As we wrote back in November, AT&T’s decision to
upgrade its network from tradition phone technology (called “TDM”) to an all
Internet protocol (IP) system has enormous implications for every aspect of our
voice communication system in the country. To provide the right framework for
the transition, Public Knowledge submitted to the Federal Communications
Commission (FCC) our proposed “Five Fundamentals” Framework: Service to All
Americans, Interconnection and Competition, Consumer Protection, Network
Reliability, and Public Safety.
To recap briefly, AT&T filed a Petition arguing that
transitioning from its existing TDM-over-copper to a voice over IP (VOIP)
service would move it from being a “telecommunications carrier” to an
“information service” provider, and asked the FCC for a glide path for the
But when everyone is
IP and no one is a “traditional phone service,” what happens?
While we agree with AT&T that the time has definitely
come to rethink the rules for 21st Century phone network, we
disagree with AT&T’s argument that a technology upgrade radically changes
everything. Technology changes, but the social needs and goals remain the same.
Service to all Americans. We must not become the first
industrialized nation to walk back from the commitment to 100% accessibility.
For century, we have believed that everyone in the United States is entitled to
a basic level of communication service. If you live in a rural “high cost”
area, you can get phone service. If you have a physical disability, we provide
a service that accommodates that. If you are poor, we offer a “lifeline”
subsidy. As we move forward in the all-IP world, we must make sure that all
Americans, regardless of race, sex, income level or geographic location,
participate in and benefit from any upgrades to our telecommunications
Interconnection and competition. ”Interconnection” is the
requirement that any phone provider must attach to a rival network, send calls
from its network to the rival network, and accept calls from the rival network
for its subscribers. Without this rule, network providers such as AT&T
could squeeze out smaller competitors by refusing to interconnect, so that phone
calls from the smaller networks don’t go through. Unless we want to return to
the days of regulated “natural monopoly,” the FCC must make sure that the IP
universe supports competition and requires interconnection among providers.
Furthermore, if the FCC loses its authority because of the
conversion to IP, disputes between larger providers might create serious
disruptions in the phone network. When AT&T and Comcast/NBCU can’t agree on
the price for NBC programming and lose access to “The Tonight Show,” that’s
annoying. But if AT&T Wireless and Comcast have a “peering dispute” and
AT&T subscribers can’t call Comcast landlines, that is a disruptive
disaster. The FCC must retain enough authority over interconnection to make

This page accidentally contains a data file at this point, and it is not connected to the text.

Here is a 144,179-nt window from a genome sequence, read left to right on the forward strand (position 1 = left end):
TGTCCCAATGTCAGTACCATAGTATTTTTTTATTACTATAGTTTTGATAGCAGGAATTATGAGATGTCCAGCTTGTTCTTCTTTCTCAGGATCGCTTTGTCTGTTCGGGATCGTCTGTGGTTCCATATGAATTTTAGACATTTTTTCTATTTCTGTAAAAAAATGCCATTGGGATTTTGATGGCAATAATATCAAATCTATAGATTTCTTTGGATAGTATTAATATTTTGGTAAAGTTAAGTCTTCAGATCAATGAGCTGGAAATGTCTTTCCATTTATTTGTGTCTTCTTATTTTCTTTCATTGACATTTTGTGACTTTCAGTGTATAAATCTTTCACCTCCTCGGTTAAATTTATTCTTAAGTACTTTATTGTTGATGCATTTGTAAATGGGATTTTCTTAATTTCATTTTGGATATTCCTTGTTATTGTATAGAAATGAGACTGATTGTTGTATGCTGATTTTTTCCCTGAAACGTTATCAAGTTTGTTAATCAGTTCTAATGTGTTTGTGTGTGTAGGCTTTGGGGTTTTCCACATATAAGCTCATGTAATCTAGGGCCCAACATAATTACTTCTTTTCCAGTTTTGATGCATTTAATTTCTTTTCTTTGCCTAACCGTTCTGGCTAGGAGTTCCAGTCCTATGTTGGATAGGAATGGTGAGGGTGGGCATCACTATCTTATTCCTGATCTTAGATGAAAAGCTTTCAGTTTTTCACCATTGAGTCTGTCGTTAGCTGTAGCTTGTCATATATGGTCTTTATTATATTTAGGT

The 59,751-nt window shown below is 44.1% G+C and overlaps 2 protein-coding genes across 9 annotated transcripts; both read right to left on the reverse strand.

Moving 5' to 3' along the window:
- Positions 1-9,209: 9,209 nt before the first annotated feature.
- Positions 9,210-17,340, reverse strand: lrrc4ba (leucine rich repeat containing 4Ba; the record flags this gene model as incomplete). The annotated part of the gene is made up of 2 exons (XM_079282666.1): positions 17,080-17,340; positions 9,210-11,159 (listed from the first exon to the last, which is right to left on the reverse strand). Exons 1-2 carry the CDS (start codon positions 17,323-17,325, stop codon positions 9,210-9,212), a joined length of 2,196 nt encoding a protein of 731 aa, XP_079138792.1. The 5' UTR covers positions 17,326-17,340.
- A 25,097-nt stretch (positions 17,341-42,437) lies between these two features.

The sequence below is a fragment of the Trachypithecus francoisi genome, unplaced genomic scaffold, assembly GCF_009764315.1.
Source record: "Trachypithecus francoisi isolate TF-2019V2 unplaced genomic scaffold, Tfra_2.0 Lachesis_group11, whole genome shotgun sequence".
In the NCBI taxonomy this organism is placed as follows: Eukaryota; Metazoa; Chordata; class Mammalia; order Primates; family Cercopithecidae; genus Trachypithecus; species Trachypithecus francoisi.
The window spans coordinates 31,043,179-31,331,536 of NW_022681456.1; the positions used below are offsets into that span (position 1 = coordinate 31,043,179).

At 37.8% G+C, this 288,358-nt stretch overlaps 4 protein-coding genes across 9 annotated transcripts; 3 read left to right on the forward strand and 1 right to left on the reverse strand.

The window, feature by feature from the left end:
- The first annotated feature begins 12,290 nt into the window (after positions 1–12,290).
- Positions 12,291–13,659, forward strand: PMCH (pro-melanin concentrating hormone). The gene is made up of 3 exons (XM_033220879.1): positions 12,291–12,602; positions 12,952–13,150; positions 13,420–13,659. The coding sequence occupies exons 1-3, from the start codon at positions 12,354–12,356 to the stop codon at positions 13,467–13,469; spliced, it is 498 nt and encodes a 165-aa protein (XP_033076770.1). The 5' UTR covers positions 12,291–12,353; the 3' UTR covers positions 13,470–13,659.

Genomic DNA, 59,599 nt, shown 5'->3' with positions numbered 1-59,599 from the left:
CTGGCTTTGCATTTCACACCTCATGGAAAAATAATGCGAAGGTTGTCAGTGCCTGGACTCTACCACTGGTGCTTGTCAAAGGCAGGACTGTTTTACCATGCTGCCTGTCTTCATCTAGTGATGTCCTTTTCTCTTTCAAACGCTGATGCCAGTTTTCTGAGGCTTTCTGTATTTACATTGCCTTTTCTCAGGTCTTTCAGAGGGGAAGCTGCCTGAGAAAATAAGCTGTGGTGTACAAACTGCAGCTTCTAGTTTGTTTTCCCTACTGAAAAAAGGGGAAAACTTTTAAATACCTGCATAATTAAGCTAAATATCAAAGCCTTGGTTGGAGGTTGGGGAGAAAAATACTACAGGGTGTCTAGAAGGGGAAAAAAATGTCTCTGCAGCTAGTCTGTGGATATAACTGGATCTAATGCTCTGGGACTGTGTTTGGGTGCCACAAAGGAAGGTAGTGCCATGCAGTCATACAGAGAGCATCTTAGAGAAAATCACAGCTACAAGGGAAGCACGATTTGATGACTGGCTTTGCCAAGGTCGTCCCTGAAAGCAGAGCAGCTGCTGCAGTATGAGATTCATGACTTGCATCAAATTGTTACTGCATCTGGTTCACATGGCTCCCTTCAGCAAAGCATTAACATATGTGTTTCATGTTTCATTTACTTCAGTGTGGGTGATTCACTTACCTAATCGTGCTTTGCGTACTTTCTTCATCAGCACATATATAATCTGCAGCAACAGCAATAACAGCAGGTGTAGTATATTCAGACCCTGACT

such a situation impossible.
Consumer Protection. Consumers expect that their phone calls
stay private, that phone companies must comply with “truth-in-billing” rules,
and that they have recourse when they have complaints about things like service
quality or overcharges. Consumers must not lose their existing protections
because of the change in phone technology.
Network Reliability. Above all else, the phone network actually
works. It does so repeatedly, time
after time after time, in the same predictable and reliable way. That needs to
keep happening. Certainly that includes hardening the network against storms
and other weather events. But we forget just how much we rely on our basic
telephone service on a daily basis, and how that reliability comes from state
and federal regulators making sure network providers don’t cut corners.
Just last week, a software upgrade in AT&T’s U-Verse
service knocked out voice service for days for subscribers. As one U-Verse
customer lamented: “You go on U-verse, and the
old handy dandy landlines that would work no matter what? . . . . That’s not
happening any longer.”
The reason “that’s not
happening any longer” is a policy choice. We can, indeed we must, make the
all-IP network as reliable as the traditional phone network.
Public Safety. Finally, we must make sure that the next
generation of technologies does not mess up 9-1-1 or other emergency
communications. Ideally, the upgrade in technology should improve our emergency
communications capability. While the FCC has already made progress on this in
its Next Generation 9-1-1 proceedings, we must make sure the decisions made in
those proceedings work with the transition as a whole.
Using this Five Fundamentals Framework, the FCC (and
eventually Congress) can both facilitate the upgrade to an all IP network while
simultaneously ensuring that we do not compromise on any of the fundamental
principles that have made our phone system the envy of the world.
This isn’t an engineering problem – it’s a policy choice. Now
is the time to make the policy choices that will form the foundation of the all-IP
network for the 21st Century, just as our decisions to adopt these
five fundamental principles shaped the hone network of the 20th
We must not keep old rules that no longer serve us simply
because they are comforting and familiar, but we must not be so dazzled by the
promise of new technology that we forget the foundational principles on which
these networks must be built. The technology changes, but the social needs and
goals remain the same.